One of the questions that arise, as we discuss ‘forbidden’ issues, stands out: How much is it permitted to expose a young person to issues of politics, both of general, historical matters and (and this is where concerns arise) of current affairs their country faces? Our answer is ‘as much as you dare speak without hiding behind your finger’.

The truth is that, no matter how much we like to ignore it, our generation was thrown in the deep quickly and abruptly, and this deems it the most sensitized one so far. We grew up during the financial crisis and the refugee crisis, we learned, since elementary school, what foods are long-lasting, we went to the supermarket with coins in hand and shopped ‘for the families who needed it’ – we did not know these families, but probably the younger the age, the more spontaneous the desire to offer help. With the rise of the anti-climate change movement, we saw on television teenagers our age (or even younger) fighting against the most powerful people on the planet, we bought metal flasks and straws, we became vegan, vegetarian, pescatarian and any other ‘-erian’ each one of us could support, we took on the streets and demonstrated. In 2019, the children of 2002 became, at the age of 17, the first minor(!) voters in the parliamentary elections of Greece.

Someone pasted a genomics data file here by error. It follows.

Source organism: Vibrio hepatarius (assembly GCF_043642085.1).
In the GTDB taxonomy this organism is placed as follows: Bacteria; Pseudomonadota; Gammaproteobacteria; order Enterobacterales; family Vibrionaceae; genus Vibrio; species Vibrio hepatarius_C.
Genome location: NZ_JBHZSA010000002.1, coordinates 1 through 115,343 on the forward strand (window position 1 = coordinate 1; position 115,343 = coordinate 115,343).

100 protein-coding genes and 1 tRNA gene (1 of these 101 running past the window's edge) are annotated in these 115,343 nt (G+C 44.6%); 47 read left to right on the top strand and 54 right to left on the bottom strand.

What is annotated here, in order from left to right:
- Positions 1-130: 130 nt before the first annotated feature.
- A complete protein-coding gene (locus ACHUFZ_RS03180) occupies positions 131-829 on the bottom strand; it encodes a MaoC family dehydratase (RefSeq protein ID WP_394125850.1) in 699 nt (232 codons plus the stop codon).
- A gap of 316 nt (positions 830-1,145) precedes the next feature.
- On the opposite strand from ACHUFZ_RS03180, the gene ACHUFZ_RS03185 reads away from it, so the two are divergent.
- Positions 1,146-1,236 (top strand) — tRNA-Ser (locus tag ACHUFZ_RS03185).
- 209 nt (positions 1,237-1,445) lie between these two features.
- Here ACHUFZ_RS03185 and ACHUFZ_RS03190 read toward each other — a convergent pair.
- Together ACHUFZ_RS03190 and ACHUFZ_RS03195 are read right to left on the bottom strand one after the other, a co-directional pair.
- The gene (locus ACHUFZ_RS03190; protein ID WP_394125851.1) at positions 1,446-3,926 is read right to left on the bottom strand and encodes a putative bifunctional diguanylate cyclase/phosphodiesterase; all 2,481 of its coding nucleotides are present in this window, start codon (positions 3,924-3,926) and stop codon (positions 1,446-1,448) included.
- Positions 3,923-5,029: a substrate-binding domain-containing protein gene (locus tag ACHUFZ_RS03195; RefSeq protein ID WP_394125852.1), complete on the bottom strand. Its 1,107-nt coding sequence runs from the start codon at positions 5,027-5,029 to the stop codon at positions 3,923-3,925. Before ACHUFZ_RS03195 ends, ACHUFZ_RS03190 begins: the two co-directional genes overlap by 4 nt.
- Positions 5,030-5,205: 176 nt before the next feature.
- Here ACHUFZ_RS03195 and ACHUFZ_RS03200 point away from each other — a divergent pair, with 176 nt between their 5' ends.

So we ask you, and the question is highly rhetorical: Do you think that a young person today will not be able to manage a political performance? On the contrary, young people are thirsty for information, desperately looking for new ways to channel their concerns, to share their restlessness. After all, we have the same democratic rights you have. So why should we be excluded from the dialogue which feeds them? If you are afraid that we will not understand some historical or conceptually complex aspects of such a performance, explain them to us (and we promise not to pretend we already know and listen) but if you are afraid that we are indifferent to such issues, then very simply, without a trace of self-pity and without asking for your pity, we answer that we have not been given this option.